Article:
Furthermore, I think a world, childhood, relationship, without the *occasional* frustration is a false one. Someone is not being authentic because in the scheme of a lifetime (hopefully) of a relationship with someone -- someone is *bound* to feel frustrated or scared, or impatient -- and while I DO NOT AT ALL condone belittling, shaming, intimidation, threats, verbal abuse ...-- I honestly don't think the rare "stop a car is coming!!!" or "You drew crayon all over my new clothes!" with a slightly raised, irked tone is not going to do permanent emotional damage. Like a poster said... it is not ideal, but no one is perfect...even seemingly perfect mamas who never yell
Love, Love, Love the points you've made! Thank you!
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#70 of 78 Old 10-04-2006, 11:35 PM
 
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Originally Posted by IncaMama View Post
i *completely* agree with you, Kristi. I have had a bad taste in my mouth this entire time. The rest of the thread has been great because of those who have replied, but i think that it fails to overshadow the seemingly condescending tone of the OP.
I also completely agree w/you inca and kristi... but it did turn out to be a good thread in spite of the OP's intentions...

One other thing i wanted to mention...Yelling and belittling are two different things. I could say "Please! Get your Shoes ON!" in a very loud voice, being that i asked already 20 times without results... that is yelling, and i don't think that anyone is being hurt by it, other than noise pollution. If i said something in a nice small voice like "is ther something wrong w/you that you can't seem to get your shoes on" that would be quiet, but belittling...and in my opinion, wrong. I don't think it is sooo horrible to yell, it is just not nice. And living in a perfect world, we'd all get our points across w/out yelling, but in the real world, we get in a hurry and kids don't get the urgency as fast as we might and yelling happens... I don't want to yell, i just do. I also don't want to leave a mess behind to clean up later, but i have to... i don't want to be out on the run all day, but i am all the time! I have been making a conscience effort to stop yelling, but it is really hard work!!!!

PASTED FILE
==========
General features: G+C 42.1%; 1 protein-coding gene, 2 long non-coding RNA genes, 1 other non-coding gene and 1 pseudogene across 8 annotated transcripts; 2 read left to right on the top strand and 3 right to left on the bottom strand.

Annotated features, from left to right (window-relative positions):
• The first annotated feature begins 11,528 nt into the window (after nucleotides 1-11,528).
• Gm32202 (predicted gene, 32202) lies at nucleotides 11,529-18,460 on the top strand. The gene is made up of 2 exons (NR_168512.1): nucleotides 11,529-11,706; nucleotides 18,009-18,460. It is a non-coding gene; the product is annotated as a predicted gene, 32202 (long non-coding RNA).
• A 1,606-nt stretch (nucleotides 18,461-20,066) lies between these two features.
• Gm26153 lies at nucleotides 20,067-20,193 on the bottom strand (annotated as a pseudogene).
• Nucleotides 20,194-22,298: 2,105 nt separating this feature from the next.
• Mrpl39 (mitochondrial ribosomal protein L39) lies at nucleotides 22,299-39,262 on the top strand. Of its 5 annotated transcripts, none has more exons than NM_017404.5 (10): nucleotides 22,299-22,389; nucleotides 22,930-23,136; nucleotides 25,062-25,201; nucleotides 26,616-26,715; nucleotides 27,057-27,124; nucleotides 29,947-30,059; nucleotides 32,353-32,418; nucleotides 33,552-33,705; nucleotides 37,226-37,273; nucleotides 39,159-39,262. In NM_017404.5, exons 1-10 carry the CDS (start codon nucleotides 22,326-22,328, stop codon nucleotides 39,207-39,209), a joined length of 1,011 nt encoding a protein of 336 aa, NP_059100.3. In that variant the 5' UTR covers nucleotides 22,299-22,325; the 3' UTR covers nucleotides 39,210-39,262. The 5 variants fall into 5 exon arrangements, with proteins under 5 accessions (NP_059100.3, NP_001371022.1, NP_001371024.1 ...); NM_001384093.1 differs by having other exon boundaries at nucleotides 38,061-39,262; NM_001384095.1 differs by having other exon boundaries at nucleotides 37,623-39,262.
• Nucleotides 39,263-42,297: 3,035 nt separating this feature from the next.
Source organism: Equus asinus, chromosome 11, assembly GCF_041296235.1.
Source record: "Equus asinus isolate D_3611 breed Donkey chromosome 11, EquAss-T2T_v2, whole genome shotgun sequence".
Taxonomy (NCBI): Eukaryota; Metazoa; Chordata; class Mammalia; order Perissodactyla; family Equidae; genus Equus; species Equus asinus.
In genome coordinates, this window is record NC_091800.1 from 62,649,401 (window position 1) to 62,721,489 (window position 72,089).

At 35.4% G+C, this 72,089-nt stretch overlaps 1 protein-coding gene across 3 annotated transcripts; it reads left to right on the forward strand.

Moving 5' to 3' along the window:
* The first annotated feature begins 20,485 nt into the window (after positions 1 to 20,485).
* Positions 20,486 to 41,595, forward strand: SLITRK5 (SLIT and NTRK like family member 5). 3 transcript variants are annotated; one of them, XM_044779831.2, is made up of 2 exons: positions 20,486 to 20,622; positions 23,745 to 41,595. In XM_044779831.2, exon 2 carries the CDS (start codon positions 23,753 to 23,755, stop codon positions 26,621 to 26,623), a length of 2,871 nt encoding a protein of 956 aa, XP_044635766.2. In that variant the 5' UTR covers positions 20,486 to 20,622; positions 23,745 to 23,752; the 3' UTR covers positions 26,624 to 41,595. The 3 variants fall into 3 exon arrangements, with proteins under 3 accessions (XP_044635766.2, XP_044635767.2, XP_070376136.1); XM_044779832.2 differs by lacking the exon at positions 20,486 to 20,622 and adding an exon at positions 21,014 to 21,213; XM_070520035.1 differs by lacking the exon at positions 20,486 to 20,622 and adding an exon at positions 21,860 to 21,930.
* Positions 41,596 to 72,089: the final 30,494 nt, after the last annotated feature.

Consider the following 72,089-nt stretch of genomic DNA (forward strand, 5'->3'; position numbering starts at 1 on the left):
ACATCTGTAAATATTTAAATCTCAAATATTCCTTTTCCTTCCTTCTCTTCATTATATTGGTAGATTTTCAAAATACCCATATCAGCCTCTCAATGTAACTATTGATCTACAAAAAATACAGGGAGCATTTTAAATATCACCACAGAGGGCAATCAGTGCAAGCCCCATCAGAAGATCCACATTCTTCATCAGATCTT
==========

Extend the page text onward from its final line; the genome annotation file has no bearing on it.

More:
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#71 of 78 Old 10-04-2006, 11:54 PM - Thread Starter
 
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I've been following this thread closely and have been so heartwarmed by people's responses. I felt so proud and happy that the thread I had started had led to the open supportive discussion that it did. People's candor and good insights have inspired me to respond a half a dozen times, but I've been preoccupied with another issue which I've addressed on a different thread.

Your words are very unkind and completely out of line. Please don't refer to me any further.
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#72 of 78 Old 10-04-2006, 11:57 PM
 
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Captain Crunchy, great post. You are a very thoughtful mama.
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#73 of 78 Old 10-05-2006, 12:18 AM
 
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Originally Posted by geekgolightly View Post
but what do you do with what is welling up inside? fuming silence and all that tension is worse, and when it's welling up inside i literally have no place to go. no where to safely let all of those emotions out of my body.
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Originally Posted by TanyaS View Post
I am VERY interested in real, practical tools for eliminating the yelling in my home. I understand occasional frustrations coming out. But what is happening here is way too excessive and stressing everyone out.
Kathy and Tanya (and anyone else who is interested), I just wanted to share with you a thread with ideas that have really helped me in the months since I've read it. It involves responses by sledg to a question I asked in post #36 about what healthy anger looks like. (Sledg, I hope it's OK to link to this??) Here's the link: http://www.mothering.com/discussions...=482155&page=2

I still return to this thread to remind myself of what sledg articulated. I have found it very valuable.

Mama to two sweet boys, a 7yo superhero.gif and a toddler coolshine.gif.
 

The intuitive mind is a sacred gift and the rational mind is a faithful servant. We have created a society that honors the servant and has forgotten the gift. - Albert Einstein

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#74 of 78 Old 10-05-2006, 01:12 AM